filterCollection A function which takes the collection name as input and outputs a boolean. It is applied as a filter when first getting the collections list default: collection => collection
allowHidden Keep hidden collections in directus.collections.all true
allowSystem Keep system collections in directus.collections.all true
sequencial Should all collections and their items be fetched sequencially or in parallel false
recursions How many levels of recursions do you need? This uses the fields field of requests. 7

Config Examples

  eleventyConfig.addPlugin(pluginDirectus, {
    url: 'http://localhost:8055',
    name: 'directus',
    login: {
      email: '',
      password: 'd1r3ctu5',

Available global data

In your templates:

In JS:

const directus = await  eleventyConfig.globalData.cms()
const { pages, posts, categories } = await directus.getCollections()
const settings = await directus.getCollection('settings')
const all = await directus.getAll()
all.forEach(item => console.log(`I belong to the collection ${item.collection}`))

Filters and shortcodes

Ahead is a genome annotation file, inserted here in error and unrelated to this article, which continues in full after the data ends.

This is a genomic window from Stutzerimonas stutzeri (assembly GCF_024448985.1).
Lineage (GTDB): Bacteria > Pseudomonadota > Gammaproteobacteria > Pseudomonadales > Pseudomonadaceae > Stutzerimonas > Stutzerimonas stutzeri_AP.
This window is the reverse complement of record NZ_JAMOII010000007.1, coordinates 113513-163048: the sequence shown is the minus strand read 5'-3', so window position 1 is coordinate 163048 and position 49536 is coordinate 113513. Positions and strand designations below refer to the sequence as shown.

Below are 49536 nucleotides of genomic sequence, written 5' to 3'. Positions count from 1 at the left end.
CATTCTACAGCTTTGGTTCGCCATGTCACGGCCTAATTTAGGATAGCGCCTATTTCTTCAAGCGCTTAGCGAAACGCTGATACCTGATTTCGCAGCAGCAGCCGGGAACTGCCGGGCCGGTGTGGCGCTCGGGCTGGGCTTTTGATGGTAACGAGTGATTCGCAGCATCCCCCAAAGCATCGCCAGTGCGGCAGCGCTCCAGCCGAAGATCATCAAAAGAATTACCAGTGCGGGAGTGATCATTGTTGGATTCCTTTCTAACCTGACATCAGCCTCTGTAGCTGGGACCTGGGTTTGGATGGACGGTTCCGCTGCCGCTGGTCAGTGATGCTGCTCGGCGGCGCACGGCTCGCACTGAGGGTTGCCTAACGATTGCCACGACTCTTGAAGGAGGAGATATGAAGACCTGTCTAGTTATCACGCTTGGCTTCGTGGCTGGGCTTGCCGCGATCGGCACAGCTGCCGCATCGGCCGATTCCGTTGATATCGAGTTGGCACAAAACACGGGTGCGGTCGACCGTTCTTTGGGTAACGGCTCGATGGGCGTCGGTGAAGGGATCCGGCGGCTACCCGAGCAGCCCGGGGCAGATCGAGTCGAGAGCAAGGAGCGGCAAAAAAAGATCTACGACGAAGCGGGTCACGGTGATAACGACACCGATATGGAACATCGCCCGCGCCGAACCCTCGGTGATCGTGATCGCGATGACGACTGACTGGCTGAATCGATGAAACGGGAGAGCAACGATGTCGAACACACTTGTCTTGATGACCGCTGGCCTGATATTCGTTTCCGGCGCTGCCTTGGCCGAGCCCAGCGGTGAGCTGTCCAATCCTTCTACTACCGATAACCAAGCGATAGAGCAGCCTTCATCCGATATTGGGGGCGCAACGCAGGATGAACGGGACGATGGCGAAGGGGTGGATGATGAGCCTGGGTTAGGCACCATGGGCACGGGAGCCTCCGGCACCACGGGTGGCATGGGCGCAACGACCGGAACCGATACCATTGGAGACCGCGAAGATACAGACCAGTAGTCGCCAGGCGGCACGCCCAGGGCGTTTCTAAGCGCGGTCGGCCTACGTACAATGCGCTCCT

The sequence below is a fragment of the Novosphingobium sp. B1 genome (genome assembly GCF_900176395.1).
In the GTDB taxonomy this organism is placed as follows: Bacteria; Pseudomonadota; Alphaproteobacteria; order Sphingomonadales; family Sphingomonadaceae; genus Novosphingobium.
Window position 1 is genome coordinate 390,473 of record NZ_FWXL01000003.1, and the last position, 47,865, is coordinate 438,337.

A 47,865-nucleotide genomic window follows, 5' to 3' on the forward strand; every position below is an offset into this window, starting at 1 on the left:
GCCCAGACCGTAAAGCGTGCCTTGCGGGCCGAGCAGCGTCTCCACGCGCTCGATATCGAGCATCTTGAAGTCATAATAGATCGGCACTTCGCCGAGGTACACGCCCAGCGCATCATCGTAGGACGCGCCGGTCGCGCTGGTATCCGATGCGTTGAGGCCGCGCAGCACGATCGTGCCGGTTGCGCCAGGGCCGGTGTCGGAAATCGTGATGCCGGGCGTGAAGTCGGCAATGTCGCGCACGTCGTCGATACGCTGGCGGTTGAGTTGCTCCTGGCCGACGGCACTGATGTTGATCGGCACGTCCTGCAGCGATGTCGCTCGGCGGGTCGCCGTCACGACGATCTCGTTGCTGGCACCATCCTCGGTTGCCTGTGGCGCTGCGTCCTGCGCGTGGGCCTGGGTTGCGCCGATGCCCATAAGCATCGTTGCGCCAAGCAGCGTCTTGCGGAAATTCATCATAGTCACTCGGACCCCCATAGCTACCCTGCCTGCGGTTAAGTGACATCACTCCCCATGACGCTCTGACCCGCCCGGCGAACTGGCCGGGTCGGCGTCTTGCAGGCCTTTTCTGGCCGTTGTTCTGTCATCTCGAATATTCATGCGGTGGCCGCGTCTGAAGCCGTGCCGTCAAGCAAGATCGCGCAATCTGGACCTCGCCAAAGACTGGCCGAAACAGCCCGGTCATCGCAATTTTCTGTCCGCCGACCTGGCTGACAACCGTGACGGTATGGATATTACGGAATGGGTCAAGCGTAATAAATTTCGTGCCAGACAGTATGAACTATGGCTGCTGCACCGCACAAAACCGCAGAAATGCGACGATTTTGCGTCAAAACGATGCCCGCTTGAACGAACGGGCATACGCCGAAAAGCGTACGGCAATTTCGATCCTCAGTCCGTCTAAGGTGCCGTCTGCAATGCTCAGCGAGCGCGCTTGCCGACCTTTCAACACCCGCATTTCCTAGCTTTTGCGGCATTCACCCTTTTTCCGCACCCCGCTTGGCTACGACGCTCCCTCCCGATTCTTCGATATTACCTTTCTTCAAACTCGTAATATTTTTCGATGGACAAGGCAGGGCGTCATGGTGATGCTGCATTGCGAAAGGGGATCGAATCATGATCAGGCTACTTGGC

Media URL


Use the translate filter to get the translated part of a directus collection item

argument description default example
translation field The name of your directus "translations field" (see directus docs about translations fields) Tries to find a field translations in the input item and if it fails takes the input item's collection field and append _translations to it {% assign translated = item
language The language code you need Takes the input item's lang attribute if it has one {% assign translated = item

Returns an object with all the fields of the input, plus the fields of the object in the translations field which has lang set to the language you want

For example let's say you have a directus collection called "post" containing a list of posts. In this collection you have 2 text fields: non-translated-text and a "translation field" called translation_field. In the collection "translation_field", you have just one field called translated-text

In your layouts use the filter to find the appropriate language and merge the translation with the item itself: